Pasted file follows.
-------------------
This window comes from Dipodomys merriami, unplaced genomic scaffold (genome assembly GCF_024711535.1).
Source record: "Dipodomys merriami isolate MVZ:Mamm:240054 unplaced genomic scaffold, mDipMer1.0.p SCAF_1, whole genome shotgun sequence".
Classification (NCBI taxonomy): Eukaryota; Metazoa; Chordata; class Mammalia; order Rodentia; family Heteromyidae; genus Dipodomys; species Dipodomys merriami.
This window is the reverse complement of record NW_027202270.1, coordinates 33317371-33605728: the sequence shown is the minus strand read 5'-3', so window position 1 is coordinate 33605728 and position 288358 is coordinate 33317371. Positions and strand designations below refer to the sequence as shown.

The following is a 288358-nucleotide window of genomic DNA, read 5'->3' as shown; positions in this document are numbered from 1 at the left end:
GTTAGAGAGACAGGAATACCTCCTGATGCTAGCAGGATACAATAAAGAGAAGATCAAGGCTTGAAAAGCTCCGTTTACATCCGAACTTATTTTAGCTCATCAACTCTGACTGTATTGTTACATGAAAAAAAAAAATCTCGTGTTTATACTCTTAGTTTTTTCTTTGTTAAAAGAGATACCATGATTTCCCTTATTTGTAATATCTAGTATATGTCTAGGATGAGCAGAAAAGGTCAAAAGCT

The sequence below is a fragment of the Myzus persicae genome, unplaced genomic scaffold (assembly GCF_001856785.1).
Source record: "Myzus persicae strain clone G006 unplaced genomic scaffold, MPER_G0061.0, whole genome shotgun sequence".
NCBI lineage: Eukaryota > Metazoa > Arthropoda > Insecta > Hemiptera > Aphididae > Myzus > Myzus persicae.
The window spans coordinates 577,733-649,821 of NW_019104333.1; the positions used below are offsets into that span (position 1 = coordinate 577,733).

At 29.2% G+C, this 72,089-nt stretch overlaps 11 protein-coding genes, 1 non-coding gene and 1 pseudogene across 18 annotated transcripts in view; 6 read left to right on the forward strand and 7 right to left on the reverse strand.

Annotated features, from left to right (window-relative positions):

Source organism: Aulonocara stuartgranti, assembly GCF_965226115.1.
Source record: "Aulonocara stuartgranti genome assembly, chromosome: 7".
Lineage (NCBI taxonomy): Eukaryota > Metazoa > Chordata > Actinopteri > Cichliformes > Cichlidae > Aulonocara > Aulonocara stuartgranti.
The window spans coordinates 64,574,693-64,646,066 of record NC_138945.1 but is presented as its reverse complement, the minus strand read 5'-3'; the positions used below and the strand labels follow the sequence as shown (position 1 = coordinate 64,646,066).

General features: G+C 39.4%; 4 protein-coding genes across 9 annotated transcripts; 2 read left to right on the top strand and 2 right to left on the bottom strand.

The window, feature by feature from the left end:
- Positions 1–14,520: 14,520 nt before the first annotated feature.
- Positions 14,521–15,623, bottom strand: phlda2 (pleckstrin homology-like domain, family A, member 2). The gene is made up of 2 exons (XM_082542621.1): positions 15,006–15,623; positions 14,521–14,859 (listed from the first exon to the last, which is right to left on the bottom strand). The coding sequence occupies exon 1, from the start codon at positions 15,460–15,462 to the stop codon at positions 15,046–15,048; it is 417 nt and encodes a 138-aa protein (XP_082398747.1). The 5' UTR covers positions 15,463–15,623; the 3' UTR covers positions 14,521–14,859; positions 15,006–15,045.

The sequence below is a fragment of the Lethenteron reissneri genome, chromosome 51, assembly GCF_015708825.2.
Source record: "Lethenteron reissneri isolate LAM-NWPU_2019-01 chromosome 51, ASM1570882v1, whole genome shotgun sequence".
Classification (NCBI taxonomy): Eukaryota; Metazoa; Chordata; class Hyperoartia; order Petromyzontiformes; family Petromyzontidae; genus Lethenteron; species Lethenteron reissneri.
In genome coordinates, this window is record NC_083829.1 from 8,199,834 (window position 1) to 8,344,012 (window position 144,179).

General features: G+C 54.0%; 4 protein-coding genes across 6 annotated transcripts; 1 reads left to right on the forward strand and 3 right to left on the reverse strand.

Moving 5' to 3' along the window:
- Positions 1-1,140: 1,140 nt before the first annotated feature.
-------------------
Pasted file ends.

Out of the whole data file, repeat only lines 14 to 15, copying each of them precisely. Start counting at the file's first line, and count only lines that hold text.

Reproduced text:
Source record: "Aulonocara stuartgranti genome assembly, chromosome: 7".
Lineage (NCBI taxonomy): Eukaryota > Metazoa > Chordata > Actinopteri > Cichliformes > Cichlidae > Aulonocara > Aulonocara stuartgranti.